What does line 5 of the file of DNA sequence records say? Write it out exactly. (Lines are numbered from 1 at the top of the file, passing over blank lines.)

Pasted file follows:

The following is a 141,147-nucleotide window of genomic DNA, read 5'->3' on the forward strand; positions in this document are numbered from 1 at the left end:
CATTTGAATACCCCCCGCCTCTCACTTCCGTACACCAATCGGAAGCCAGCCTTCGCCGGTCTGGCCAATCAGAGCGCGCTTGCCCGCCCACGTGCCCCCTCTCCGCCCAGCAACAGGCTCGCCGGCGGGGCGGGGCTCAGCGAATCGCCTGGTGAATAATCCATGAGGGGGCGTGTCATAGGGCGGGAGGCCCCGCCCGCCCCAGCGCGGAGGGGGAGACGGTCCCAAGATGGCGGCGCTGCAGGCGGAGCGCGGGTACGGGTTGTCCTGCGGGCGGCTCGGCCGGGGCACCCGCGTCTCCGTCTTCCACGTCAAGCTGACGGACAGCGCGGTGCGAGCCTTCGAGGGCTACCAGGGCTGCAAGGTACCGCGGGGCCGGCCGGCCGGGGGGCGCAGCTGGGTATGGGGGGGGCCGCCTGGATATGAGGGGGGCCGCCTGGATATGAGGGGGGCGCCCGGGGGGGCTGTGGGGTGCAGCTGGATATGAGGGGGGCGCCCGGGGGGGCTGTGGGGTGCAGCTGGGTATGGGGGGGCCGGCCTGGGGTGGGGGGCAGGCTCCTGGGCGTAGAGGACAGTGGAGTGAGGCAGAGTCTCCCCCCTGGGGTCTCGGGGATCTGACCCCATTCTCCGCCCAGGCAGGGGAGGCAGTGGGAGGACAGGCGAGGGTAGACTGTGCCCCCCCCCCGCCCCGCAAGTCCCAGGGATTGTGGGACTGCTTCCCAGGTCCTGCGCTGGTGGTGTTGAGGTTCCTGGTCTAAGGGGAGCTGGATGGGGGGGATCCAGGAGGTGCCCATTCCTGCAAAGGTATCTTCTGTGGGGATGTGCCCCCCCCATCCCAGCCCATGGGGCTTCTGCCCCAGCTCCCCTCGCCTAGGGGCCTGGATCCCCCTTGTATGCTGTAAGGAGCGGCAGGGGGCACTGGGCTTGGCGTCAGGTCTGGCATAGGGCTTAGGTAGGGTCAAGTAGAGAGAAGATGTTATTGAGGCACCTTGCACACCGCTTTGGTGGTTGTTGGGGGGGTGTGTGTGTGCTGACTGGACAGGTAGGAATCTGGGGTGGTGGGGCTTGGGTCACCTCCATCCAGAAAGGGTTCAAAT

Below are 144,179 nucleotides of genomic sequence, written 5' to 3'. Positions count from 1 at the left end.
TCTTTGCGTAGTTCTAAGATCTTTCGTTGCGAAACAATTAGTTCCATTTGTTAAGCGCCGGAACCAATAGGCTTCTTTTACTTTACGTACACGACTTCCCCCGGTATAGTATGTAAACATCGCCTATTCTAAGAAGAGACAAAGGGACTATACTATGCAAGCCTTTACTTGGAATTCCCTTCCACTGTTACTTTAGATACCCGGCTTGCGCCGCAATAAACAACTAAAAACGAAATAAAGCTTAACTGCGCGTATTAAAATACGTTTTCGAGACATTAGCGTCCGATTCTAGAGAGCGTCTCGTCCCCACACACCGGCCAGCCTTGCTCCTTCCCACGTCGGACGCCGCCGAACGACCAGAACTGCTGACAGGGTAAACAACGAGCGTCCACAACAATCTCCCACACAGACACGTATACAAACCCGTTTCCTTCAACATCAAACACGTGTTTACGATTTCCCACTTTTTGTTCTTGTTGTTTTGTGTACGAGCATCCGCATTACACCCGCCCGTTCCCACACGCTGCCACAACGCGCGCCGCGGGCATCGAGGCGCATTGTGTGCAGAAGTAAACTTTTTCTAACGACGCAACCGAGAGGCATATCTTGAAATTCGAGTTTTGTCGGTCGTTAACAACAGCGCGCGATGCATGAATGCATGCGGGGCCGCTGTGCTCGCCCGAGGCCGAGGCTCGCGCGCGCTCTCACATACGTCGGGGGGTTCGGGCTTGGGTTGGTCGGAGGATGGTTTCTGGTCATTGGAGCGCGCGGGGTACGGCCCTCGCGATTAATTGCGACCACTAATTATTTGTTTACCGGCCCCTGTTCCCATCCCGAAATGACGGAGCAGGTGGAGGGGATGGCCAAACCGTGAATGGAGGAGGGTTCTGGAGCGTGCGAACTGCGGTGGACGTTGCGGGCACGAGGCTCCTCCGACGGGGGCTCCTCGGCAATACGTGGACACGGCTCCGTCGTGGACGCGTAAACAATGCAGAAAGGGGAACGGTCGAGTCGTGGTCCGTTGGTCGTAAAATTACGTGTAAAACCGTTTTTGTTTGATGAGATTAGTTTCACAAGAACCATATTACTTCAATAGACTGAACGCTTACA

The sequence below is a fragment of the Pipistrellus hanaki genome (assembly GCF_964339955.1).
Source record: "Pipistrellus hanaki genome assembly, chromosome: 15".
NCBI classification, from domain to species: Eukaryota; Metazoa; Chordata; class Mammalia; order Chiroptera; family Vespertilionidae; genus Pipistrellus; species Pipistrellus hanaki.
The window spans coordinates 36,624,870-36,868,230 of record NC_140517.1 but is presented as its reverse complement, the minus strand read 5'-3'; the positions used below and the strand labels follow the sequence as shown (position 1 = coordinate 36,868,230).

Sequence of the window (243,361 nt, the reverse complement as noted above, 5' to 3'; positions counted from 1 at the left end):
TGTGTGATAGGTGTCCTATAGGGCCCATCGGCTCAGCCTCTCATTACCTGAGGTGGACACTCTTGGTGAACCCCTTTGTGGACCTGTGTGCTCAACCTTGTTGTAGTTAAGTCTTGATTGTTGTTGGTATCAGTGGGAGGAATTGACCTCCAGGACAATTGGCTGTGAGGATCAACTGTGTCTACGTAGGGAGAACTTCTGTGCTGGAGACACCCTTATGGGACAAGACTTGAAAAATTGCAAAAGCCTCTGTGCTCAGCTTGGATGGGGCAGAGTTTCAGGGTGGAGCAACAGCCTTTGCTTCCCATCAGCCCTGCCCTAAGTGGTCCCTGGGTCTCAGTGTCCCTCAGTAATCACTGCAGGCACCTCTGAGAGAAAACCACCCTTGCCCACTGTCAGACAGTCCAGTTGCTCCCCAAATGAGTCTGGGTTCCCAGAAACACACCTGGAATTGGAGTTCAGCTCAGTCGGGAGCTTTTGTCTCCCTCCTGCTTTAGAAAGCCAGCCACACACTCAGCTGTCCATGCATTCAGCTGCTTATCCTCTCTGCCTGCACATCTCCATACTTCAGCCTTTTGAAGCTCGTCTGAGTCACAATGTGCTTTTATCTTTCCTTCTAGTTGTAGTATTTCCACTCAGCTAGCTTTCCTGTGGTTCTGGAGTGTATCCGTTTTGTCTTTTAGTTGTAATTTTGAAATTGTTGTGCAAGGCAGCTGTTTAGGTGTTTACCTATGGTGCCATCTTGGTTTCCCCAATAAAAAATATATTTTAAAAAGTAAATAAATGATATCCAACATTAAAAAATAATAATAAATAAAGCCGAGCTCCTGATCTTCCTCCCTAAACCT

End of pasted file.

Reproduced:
The sequence below is a fragment of the Pipistrellus hanaki genome (assembly GCF_964339955.1).